Secretary of State Brad Raffensperger plans to certify the presidential election Friday after a recount of Georgia’s 5 million votes confirmed that President-elect Joe Biden narrowly edged out President Donald Trump.
The painstaking ballot hand count to audit the presidential election showed Biden received nearly 13,000 more votes than Trump in their contest for Georgia’s 16 electoral votes, prompting the Associated Press to call the state for Biden late Thursday. Lawsuits and recounts are still likely in Georgia and other states where the vote is close, but challenges so far are not reversing a presumed Biden victory.
While the audit results won’t be the official tally, the state’s election chief said it shows that Georgia’s 159 counties’ initial results for the Nov. 3 general election are accurate enough that the outcome won’t change.
Raffensperger ordered the full hand recount of the presidential race after the initial machine count of ballots showed Biden won by about 14,000 votes.
Recounting during the audit of the presidential race turned up nearly 6,000 ballots in several counties, which brought Trump 1,400 votes closer to Biden. Raffensperger said that the audit’s discrepancies are well below the expected difference between a hand count and machine count, which typically is less than 1.5%.
And the vast majority of Georgia’s counties showed either no change or differed by fewer than 10 votes from their original tally. Republican Gov. Brian Kemp is supposed to sign off on Biden’s Georgia electors by 5 p.m. Saturday, according to state law.
“Georgia’s historic first statewide audit reaffirmed that the state’s new secure paper ballot voting system accurately counted and reported results,” Raffensperger said. “This is a credit to the hard work of our county and local elections officials who moved quickly to undertake and complete such a momentous task in a short period of time.”
State law requires an audit after a Georgia election, but because of the close race between Biden and Trump, Raffensperger also ordered a hand count of every vote cast in the presidential election.
Thursday night Raffensperger said the results of the massive recount in all 159 Georgia counties show that the state’s new $104 million voting system is working as designed. The Republican spent the last week fielding death threats, fending off allegations of fraud from his own party and demands from Georgia’s GOP U.S. Senators that he resign.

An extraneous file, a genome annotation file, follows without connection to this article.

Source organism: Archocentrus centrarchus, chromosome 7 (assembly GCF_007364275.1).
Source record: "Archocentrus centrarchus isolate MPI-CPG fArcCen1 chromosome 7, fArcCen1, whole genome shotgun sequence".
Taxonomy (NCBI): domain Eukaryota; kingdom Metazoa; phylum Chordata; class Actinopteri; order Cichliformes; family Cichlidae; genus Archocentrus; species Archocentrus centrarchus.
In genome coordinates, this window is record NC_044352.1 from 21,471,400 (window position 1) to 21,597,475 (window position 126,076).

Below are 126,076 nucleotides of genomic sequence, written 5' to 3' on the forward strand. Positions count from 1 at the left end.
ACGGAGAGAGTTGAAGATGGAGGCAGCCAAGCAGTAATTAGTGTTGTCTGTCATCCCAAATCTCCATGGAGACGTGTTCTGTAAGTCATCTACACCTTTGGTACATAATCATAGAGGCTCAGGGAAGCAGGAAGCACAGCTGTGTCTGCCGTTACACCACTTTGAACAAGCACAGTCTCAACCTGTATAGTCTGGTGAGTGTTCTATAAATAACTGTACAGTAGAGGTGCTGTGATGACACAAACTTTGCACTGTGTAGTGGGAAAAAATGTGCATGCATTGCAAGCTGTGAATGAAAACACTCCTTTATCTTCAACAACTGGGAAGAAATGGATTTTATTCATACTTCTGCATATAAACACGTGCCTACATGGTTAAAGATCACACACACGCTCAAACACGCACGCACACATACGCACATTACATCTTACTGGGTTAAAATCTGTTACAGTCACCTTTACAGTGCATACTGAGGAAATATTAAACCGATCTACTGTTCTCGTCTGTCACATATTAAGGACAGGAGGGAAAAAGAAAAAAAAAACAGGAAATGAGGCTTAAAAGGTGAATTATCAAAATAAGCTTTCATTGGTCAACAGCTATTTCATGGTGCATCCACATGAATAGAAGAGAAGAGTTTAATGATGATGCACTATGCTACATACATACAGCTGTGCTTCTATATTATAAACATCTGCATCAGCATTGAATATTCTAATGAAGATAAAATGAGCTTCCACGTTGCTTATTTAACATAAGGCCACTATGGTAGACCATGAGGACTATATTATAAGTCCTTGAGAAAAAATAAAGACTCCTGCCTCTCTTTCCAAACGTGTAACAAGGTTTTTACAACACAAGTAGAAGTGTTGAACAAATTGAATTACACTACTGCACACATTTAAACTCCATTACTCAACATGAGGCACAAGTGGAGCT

Still, the full-blown recount did little to tamp down unsubstantiated claims from many Trump supporters and his legal team pushing conspiracy theories that voting fraud was widespread in Georgia, Pennsylvania and Michigan, swing states that helped propel Biden to victory.
Trump is expected to request Georgia counties to add up the ballots a third time, since Biden won by less than .5%, a process that requires running paper ballots through high-speed scanners. The deadline to request the recount is two business days after the election is certified.
The president appears poised to continue to press his case to remain in office through the courts as well.
Rudy Giuliani, the president’s personal attorney, said Thursday during an hour and a half press conference framed as an opening argument for the campaign’s multi-state legal challenge that the “recount being done in Georgia will tell us nothing because these fraudulent ballots will just be counted again,” referring to absentee paper ballots.
Giuliani said the Trump campaign planned to file a “major lawsuit” in Georgia Friday just as state elections officials are set to certify the election results. He said the lawsuit would raise complaints filed in other states, including the access of GOP observers to see absentee ballot processing up close and a re-verifying of signatures. A record 1.3 million Georgians voted absentee during the COVID-19 pandemic.
Georgia Recorder Deputy Editor Jill Nolin contributed to this report. The Recorder is an affiliate of the Florida Phoenix.